I received a copy of Two Tough Trucks from Scholastic for review consideration. All opinions are my own. I’m excited to be teaming with Scholastic in a giveaway of the book. See details below.

Two Tough Trucks

Written by Corey Rosen Schwartz and Rebecca J. Gomez | Illustrated by Hilary Leung

 

One morning, two trucks are ready “for their first day of class.” But Rig’s “riding the brakes” while Mack’s “hitting the gas.” In their classroom, their teacher Miss Rhodes pairs these two up for a practice run on the track. First up is the circuit, with twists and a hairpin turn. Rig feels shaky, but Mack’s “a speedy red blur.” Mack picks up speed going into the turn and keeps on going, but Rig hits the brakes and skids off the course.

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Image copyright Hilary Leung, 2019, text copyright Corey Rosen Schwartz and Rebecca J. Gomez, 2019. Courtesy of Orchard Books.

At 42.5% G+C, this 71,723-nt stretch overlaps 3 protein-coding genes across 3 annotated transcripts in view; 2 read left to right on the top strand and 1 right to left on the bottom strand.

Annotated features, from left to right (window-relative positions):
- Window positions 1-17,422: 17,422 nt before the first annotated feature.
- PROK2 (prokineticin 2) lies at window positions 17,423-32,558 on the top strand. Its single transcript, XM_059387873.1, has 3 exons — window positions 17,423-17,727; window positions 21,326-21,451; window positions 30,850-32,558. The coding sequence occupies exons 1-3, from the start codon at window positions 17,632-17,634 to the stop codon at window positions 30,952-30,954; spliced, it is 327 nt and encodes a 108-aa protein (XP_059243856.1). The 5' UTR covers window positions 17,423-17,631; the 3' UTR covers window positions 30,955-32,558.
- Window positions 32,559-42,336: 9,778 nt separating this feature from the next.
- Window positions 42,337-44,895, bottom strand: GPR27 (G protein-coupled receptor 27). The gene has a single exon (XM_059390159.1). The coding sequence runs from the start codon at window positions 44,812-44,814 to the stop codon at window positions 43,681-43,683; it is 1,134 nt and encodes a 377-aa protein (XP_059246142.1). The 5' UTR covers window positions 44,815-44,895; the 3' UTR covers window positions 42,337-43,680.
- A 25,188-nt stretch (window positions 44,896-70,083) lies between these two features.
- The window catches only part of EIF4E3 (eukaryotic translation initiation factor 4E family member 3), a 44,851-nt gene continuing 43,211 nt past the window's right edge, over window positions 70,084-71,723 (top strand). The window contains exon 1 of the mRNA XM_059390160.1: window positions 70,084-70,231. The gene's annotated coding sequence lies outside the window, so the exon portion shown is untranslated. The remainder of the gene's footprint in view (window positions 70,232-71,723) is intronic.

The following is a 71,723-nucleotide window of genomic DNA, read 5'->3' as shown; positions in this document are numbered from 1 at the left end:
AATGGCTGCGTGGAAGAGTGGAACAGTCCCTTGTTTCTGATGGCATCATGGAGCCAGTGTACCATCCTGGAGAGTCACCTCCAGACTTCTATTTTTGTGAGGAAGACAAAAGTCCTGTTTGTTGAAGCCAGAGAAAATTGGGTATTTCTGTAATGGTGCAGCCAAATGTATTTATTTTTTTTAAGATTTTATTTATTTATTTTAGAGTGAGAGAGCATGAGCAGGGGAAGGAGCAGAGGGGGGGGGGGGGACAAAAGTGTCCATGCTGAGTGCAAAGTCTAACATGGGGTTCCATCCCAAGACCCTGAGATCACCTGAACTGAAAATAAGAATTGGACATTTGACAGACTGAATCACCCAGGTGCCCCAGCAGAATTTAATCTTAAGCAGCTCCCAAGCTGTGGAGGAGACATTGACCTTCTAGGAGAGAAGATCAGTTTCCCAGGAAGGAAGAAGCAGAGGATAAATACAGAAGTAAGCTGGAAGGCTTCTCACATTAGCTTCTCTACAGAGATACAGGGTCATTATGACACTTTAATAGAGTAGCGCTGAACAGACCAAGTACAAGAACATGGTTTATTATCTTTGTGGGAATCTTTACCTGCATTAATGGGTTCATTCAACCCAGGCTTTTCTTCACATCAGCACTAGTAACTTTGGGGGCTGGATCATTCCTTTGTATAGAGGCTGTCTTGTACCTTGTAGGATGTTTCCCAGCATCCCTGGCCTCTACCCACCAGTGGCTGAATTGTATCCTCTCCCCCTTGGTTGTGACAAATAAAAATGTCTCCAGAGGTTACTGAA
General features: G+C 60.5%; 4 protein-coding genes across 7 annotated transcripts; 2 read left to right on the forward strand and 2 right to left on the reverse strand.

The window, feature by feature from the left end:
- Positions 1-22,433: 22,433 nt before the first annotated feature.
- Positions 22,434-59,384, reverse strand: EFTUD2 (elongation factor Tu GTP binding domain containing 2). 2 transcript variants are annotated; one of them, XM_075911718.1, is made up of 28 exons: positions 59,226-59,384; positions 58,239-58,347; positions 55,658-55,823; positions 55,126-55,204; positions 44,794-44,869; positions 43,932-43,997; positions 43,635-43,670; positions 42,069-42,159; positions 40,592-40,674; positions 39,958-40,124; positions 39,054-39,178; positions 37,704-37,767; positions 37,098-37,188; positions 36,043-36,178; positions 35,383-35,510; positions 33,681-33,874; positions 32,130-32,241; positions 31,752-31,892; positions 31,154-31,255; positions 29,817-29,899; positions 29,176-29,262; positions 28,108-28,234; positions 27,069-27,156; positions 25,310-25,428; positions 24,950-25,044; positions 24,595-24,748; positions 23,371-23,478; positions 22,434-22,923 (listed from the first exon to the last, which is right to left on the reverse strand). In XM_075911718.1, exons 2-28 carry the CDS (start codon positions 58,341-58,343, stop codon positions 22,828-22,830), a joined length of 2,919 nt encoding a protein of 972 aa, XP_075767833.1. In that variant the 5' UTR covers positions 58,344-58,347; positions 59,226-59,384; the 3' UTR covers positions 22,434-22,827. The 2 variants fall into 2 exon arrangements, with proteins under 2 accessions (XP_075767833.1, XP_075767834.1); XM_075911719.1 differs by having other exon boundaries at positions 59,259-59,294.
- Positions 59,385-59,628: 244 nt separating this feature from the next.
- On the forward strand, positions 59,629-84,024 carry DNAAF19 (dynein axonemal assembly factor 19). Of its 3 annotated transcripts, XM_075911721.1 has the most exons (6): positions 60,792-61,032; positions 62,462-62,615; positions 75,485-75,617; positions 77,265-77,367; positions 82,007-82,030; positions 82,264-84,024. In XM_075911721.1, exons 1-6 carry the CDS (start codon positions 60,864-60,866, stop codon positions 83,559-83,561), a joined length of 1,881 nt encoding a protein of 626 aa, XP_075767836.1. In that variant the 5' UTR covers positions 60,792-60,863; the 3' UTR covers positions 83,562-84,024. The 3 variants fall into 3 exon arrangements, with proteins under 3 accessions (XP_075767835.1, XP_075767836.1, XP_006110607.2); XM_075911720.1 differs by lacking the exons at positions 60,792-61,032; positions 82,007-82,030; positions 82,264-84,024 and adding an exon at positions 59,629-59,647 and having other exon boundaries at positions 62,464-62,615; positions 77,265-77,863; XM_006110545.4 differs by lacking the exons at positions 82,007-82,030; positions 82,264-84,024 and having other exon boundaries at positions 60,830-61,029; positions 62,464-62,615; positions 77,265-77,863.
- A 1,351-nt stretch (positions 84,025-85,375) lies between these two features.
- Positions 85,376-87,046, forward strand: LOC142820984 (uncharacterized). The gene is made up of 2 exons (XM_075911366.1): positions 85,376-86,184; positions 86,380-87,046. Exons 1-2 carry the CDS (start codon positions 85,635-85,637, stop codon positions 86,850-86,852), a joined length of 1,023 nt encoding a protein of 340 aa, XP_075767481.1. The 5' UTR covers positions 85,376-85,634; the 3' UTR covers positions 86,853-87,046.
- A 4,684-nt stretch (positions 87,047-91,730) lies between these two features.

Next comes learning to downshift while climbing a hill. Mack breezes up as Rig carefully inches along. First to the top, Mack gloats, “‘I knew I was fast.’” And although Rig tried his best he “finished dead last.” Mack thought Rig was just dragging him down. For Rig, Mack just seemed liked a braggart. As he vroomed, Mack fumed and left Rig “in the dust.”

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Image copyright Hilary Leung, 2019, text copyright Corey Rosen Schwartz and Rebecca J. Gomez, 2019. Courtesy of Orchard Books.

The students moved on to practicing backing up. As they moved around traffic cones,  “they veered and corrected, / they turned and reversed. / Rig had good instincts, but Mack was… the worst.” Rig aced the course, but Mack? He was ready to quit until Rig steered him right. “Vroom! Zoom! / They backtracked and bumped. / A Mack making progress, / a Rig feeling pumped!”

Mack was surprised that Rig had helped him, but for Rig it was just the right thing to do. They headed back to the track and took it by storm. These two trucks were “now the fastest of friends.”